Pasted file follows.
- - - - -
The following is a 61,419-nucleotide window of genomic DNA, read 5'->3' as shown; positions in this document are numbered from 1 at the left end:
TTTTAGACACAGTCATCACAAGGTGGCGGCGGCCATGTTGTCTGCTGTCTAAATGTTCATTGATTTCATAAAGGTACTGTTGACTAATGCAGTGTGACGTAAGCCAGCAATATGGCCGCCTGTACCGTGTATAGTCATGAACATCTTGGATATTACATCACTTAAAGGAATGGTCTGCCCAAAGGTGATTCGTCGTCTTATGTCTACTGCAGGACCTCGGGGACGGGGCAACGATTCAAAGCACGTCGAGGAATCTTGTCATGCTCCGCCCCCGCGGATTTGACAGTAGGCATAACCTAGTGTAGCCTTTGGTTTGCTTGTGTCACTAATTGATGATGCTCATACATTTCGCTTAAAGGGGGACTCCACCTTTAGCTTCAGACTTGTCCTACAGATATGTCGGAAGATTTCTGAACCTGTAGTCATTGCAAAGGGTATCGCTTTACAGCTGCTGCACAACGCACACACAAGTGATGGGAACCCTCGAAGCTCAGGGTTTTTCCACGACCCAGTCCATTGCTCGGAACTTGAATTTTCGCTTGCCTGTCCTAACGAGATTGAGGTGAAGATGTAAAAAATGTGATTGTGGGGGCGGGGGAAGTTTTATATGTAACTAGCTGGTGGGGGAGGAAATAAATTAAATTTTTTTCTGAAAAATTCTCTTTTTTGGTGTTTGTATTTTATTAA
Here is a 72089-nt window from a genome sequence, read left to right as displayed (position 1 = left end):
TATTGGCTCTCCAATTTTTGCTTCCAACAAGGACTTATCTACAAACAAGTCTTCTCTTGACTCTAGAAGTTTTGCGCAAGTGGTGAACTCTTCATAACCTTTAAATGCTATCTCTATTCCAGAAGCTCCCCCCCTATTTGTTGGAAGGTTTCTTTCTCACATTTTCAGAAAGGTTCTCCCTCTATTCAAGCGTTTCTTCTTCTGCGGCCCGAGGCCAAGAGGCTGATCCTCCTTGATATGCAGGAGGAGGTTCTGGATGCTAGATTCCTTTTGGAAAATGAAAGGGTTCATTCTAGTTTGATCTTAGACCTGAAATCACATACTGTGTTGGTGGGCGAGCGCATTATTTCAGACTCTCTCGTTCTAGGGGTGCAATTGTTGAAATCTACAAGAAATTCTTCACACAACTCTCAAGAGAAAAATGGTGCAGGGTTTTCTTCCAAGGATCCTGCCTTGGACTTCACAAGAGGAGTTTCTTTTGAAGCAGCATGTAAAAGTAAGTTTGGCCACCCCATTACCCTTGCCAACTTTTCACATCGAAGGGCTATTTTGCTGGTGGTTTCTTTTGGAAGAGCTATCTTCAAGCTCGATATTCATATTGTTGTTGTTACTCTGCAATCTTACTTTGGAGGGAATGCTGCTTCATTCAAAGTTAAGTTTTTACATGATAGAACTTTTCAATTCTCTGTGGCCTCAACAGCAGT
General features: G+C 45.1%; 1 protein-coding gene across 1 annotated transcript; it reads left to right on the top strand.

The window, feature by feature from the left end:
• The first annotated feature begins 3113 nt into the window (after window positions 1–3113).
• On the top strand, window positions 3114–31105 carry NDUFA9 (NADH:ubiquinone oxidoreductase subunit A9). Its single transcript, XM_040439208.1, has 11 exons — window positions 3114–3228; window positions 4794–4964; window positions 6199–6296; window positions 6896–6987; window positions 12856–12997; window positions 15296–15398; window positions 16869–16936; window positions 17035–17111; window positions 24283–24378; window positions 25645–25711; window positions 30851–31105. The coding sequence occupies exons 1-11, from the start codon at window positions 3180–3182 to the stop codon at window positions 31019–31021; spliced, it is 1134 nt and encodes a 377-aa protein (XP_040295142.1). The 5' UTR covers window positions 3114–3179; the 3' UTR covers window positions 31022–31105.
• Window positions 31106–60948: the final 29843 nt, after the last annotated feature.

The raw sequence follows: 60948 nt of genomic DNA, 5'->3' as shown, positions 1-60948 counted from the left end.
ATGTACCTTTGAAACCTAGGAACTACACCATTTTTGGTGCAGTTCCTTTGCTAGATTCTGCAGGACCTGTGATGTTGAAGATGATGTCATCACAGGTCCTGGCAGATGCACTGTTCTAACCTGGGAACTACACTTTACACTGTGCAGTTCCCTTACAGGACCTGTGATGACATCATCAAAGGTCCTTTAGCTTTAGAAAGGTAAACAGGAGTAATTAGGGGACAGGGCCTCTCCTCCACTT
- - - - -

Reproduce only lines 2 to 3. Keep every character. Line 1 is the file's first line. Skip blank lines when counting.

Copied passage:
TTTTAGACACAGTCATCACAAGGTGGCGGCGGCCATGTTGTCTGCTGTCTAAATGTTCATTGATTTCATAAAGGTACTGTTGACTAATGCAGTGTGACGTAAGCCAGCAATATGGCCGCCTGTACCGTGTATAGTCATGAACATCTTGGATATTACATCACTTAAAGGAATGGTCTGCCCAAAGGTGATTCGTCGTCTTATGTCTACTGCAGGACCTCGGGGACGGGGCAACGATTCAAAGCACGTCGAGGAATCTTGTCATGCTCCGCCCCCGCGGATTTGACAGTAGGCATAACCTAGTGTAGCCTTTGGTTTGCTTGTGTCACTAATTGATGATGCTCATACATTTCGCTTAAAGGGGGACTCCACCTTTAGCTTCAGACTTGTCCTACAGATATGTCGGAAGATTTCTGAACCTGTAGTCATTGCAAAGGGTATCGCTTTACAGCTGCTGCACAACGCACACACAAGTGATGGGAACCCTCGAAGCTCAGGGTTTTTCCACGACCCAGTCCATTGCTCGGAACTTGAATTTTCGCTTGCCTGTCCTAACGAGATTGAGGTGAAGATGTAAAAAATGTGATTGTGGGGGCGGGGGAAGTTTTATATGTAACTAGCTGGTGGGGGAGGAAATAAATTAAATTTTTTTCTGAAAAATTCTCTTTTTTGGTGTTTGTATTTTATTAA
Here is a 72089-nt window from a genome sequence, read left to right as displayed (position 1 = left end):